As regards professional jealousy, the first and most obvious reason for Iago’s desire to undermine Othello is the fact that he was passed over for pa promotion to be a lieutenant. However, the motivations of Iago are quite ambiguous and seem to originate in an obsessive delight in manipulation and destruction which stems from his overwhelming unhappiness. Othello is the Moor of Venice who has just married Desdemona (a senator’s daughter) and he has just promoted Cassio to the position of lieutenant, which provokes anger in Iago. Such anger seems to stem from the fact that Cassio was passed over for the position of lieutenant, whixh arises Iago’s jealousy: “In personal suit to make me his lieutenant, / Off-capd to him; and by the faith of man / I know my price, I am no worse a place / But he, as loving as his own pride and purposes, / Evades them with a bombast circumstance / Horribly stuffed with epithets of war, / Nonsuits my mediators; for “certes” says he; / “I have already chose my officer”.” (Act I, Scene I). Considering marital jealousy, we can exemplify it with Act I, Scene II, in which Iago states his belief that Emilia (his wife) committed adultery with Othello: “It is thought abroad that “twixt my sheets / He has done my office” (Act I, Scene III). These suspicions are raised again when Iago explains that he lusts after Desdemona as part of his plan to get even with Othello “wife for wife”: “The Moor – how be’t that I endure him not - / And I dare think he’ll prove to Desdemona / A most dear husband. Now I do love her too, / Not out of absolute lust” (Act II, Scene I). However, these suspicions do not fully explain the story behind Iago’s hatred for Othello, nor do they give him motivation for destroying the other characters. Besides, another fact that it is important to take into consideration is the jealousy that had aroused in Othello’s eyes because of Iago, and the fact that he had warned Othello: “O, Beware, my lord, of jealousy / It is the green-eyed monster / which doth mock the meat it feeds on” (Act III, Scene III), telling Othello that jealousy can take over and make things appear differently that they are in reality. Also, Iago reminds Othello that Desdemona deceived her father in marrying him and she could do the same to him. And to make things looks worse, Iago tells Othello to “look for his wife, observe her well with Cassio” (Act III, Scene III) since Iago wanted Othello to look deeper into the relationship of Desdemona and Cassio, where the whole plan of constructing and illusion on the part of Iago, began. As a result of Othello’s trusting nature in Iago’s ideas, Iago could penetrate into Othello’s unsuspecting mind and therein warp his thoughts and actions throughout the course of the play.
Taking into account Iago’s overwhelming ambition, we can say that it is Iago’s talent for understanding and manipulating the desires of those around him that makes him a powerful character who is ready to fulfill his thirst for ambition. We can see this, when he took the handkerchief from Emilia and told Othello about it knowing that he will not doubt him: “I will in Cassio’s lodging lose this napkin, / and let him find it. Trifles light as air / are to the jealous confirmations strong / As proof of holy writ. This may do something / The Moor already changes with my poison. / Dangerous conceits are in their nature” (Act III, Scene III). Through actions like this, Iago inspires trust upon the characters. This shows Othello’s tragic flaw, at this point he is already susceptible to Iago and the jealousy within him begins to lead to the demise of others. By this actions, Othello has isolated himself from everyone except from Iago. This gives Iago the perfect opportunity to complete his course of action. Considering Iago’s desire and ambition for money, Iago’s scenes with Roderigo show his manipulative abilities. Iago tells Roderigo that he needs more money to take Desdemona away from Othello in Act I, Scene II, “Put money in thy purse / Follow thou the wars / defeat they favor with an usurped beard / I say, put money in thy purse / It cannot be long that Desdemona should continue her love to the Moor / Put money in they purse” (Act I, Scene III). He does so, because he says that that is the only way Roderigo can get Desdemona. This may show that one of Iago’s motives could be his ambition for money since he insists that Roderigo needs to give him more money.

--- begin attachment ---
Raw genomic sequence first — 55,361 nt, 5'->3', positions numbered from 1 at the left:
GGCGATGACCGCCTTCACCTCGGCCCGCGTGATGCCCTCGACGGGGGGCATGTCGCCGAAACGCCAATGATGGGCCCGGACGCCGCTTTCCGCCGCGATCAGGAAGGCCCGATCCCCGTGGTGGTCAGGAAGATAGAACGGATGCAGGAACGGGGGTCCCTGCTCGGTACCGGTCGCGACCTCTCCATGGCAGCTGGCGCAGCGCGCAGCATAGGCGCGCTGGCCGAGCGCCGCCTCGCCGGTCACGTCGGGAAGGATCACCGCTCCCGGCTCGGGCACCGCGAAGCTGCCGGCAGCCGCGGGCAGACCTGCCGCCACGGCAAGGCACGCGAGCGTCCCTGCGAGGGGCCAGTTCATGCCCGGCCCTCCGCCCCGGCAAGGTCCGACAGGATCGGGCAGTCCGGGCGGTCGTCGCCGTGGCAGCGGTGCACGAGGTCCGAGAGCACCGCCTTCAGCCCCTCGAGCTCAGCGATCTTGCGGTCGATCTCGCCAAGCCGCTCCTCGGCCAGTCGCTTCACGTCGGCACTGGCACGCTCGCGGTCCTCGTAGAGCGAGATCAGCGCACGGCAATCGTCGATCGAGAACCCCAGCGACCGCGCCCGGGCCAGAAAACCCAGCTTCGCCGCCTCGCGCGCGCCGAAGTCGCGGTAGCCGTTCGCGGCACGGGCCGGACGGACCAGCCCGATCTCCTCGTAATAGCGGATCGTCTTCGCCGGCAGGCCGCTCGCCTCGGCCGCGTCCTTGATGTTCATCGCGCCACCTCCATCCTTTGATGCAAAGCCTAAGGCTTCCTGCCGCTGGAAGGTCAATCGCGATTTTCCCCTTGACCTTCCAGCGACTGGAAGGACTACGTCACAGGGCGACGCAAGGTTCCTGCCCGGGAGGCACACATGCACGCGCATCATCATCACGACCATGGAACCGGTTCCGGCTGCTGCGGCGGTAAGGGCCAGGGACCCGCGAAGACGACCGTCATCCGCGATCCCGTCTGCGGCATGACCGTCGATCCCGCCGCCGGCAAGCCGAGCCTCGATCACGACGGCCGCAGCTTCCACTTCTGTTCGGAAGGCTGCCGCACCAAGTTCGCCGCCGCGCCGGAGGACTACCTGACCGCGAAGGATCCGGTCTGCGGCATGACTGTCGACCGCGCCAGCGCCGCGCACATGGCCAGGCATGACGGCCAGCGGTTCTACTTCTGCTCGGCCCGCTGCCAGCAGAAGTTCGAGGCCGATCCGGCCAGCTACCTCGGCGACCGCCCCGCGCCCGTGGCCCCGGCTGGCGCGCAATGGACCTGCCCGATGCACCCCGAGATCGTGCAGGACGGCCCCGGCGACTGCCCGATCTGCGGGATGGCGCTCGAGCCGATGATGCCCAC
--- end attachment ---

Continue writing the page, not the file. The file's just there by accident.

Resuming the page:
If we take Iago’s perverted intellectual amusement as one of his motifs, we can say that by false aspersions and by resenting the most revolting images to Othello’s mind, easily turns the storm of passion from Othello against Desdemona, and works him up to a trembling agony of doubt and fear, in which he abandons all his love and hopes through the construction of an illusion. For instance, in Act III, Scene III: “Now do I see ‘this true / Look here, Iago / All my fond love thus do I blow to Heav’n – ‘Tis gone / Arise, black vengeance from the hollow hell; / Yield up, O love, thy crown and hatred throne / To tyrannous hate! Swell, bosom, with thy fraught, / For ‘tis of aspics’ tongues” in which Othello’s love turns into pure hate. Another intellectual movement performed by Iago van be illustrated in Act IV, Scene I where Othello falls into trance after falling victim to one of Iago’s malicious lies concerning the details of the imaginary affair between Desdemona and Cassio: “Lie with her? Lie on her? We say “lie on her” / Fulsome! / Handkerchief –confessions- handkerchief. To confess and be hanged for this labor. First to be hanged / and then to confess! (…) / Noses, ears, and lips? / Is’t possible? – Confess? – Handkerchief- O devil!” –then Othello falls down on a trance. The lethargy of Othello followed by his physical collapse shows his final capture by Iago and the point where the tragic hero becomes irreversibly cast into a tumult of sin.